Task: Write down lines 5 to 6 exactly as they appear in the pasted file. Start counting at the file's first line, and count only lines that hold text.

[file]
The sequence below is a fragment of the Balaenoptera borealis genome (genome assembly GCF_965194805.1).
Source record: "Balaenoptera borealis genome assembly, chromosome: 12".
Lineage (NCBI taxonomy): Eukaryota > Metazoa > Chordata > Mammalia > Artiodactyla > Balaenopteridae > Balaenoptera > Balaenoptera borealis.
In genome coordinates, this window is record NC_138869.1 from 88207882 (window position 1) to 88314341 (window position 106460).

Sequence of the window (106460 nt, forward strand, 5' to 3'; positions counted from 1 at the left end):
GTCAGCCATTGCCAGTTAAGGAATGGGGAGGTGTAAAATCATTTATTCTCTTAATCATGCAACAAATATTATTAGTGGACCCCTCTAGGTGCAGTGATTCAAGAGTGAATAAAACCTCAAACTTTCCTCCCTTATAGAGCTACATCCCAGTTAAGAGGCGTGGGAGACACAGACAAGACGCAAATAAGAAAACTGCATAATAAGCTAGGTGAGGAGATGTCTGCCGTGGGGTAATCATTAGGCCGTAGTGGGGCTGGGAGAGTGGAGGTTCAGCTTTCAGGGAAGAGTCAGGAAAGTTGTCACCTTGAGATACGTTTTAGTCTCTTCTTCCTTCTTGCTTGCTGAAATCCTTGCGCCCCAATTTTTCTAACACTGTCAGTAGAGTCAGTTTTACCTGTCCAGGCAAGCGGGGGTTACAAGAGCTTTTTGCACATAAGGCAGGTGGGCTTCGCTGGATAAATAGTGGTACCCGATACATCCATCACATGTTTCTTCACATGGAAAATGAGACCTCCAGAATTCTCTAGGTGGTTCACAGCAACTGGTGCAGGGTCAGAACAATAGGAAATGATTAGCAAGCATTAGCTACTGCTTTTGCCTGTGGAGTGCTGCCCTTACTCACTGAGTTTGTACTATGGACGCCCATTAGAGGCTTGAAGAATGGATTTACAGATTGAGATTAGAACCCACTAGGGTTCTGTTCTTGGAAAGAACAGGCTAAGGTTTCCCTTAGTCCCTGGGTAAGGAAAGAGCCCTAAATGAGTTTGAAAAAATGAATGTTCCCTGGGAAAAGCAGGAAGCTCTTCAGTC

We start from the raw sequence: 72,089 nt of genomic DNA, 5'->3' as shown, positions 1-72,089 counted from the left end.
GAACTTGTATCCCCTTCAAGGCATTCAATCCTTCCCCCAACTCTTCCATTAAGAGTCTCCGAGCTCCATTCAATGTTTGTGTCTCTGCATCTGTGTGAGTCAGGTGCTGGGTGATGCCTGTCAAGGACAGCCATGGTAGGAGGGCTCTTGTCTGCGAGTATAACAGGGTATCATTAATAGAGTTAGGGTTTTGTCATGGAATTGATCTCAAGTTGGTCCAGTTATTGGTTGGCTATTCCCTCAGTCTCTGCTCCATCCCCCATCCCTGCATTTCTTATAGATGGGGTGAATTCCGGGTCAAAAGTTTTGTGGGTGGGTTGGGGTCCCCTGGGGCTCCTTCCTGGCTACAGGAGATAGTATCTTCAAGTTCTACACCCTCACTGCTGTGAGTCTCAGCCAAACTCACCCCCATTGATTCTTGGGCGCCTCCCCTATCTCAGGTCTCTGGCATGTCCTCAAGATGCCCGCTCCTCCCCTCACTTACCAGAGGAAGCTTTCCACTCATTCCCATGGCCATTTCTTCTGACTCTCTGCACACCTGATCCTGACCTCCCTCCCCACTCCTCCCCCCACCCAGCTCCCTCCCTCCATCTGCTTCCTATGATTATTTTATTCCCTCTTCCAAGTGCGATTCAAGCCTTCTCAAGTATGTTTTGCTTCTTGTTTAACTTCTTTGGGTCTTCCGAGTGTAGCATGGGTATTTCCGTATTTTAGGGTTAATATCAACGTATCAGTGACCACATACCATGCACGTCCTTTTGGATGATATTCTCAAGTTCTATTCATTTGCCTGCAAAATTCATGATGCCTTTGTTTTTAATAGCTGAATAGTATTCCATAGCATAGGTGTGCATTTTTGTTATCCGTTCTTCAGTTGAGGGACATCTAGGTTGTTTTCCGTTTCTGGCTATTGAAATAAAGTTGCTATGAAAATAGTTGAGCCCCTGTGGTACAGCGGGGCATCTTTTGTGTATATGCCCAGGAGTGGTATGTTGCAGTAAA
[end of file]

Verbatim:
Sequence of the window (106460 nt, forward strand, 5' to 3'; positions counted from 1 at the left end):
GTCAGCCATTGCCAGTTAAGGAATGGGGAGGTGTAAAATCATTTATTCTCTTAATCATGCAACAAATATTATTAGTGGACCCCTCTAGGTGCAGTGATTCAAGAGTGAATAAAACCTCAAACTTTCCTCCCTTATAGAGCTACATCCCAGTTAAGAGGCGTGGGAGACACAGACAAGACGCAAATAAGAAAACTGCATAATAAGCTAGGTGAGGAGATGTCTGCCGTGGGGTAATCATTAGGCCGTAGTGGGGCTGGGAGAGTGGAGGTTCAGCTTTCAGGGAAGAGTCAGGAAAGTTGTCACCTTGAGATACGTTTTAGTCTCTTCTTCCTTCTTGCTTGCTGAAATCCTTGCGCCCCAATTTTTCTAACACTGTCAGTAGAGTCAGTTTTACCTGTCCAGGCAAGCGGGGGTTACAAGAGCTTTTTGCACATAAGGCAGGTGGGCTTCGCTGGATAAATAGTGGTACCCGATACATCCATCACATGTTTCTTCACATGGAAAATGAGACCTCCAGAATTCTCTAGGTGGTTCACAGCAACTGGTGCAGGGTCAGAACAATAGGAAATGATTAGCAAGCATTAGCTACTGCTTTTGCCTGTGGAGTGCTGCCCTTACTCACTGAGTTTGTACTATGGACGCCCATTAGAGGCTTGAAGAATGGATTTACAGATTGAGATTAGAACCCACTAGGGTTCTGTTCTTGGAAAGAACAGGCTAAGGTTTCCCTTAGTCCCTGGGTAAGGAAAGAGCCCTAAATGAGTTTGAAAAAATGAATGTTCCCTGGGAAAAGCAGGAAGCTCTTCAGTC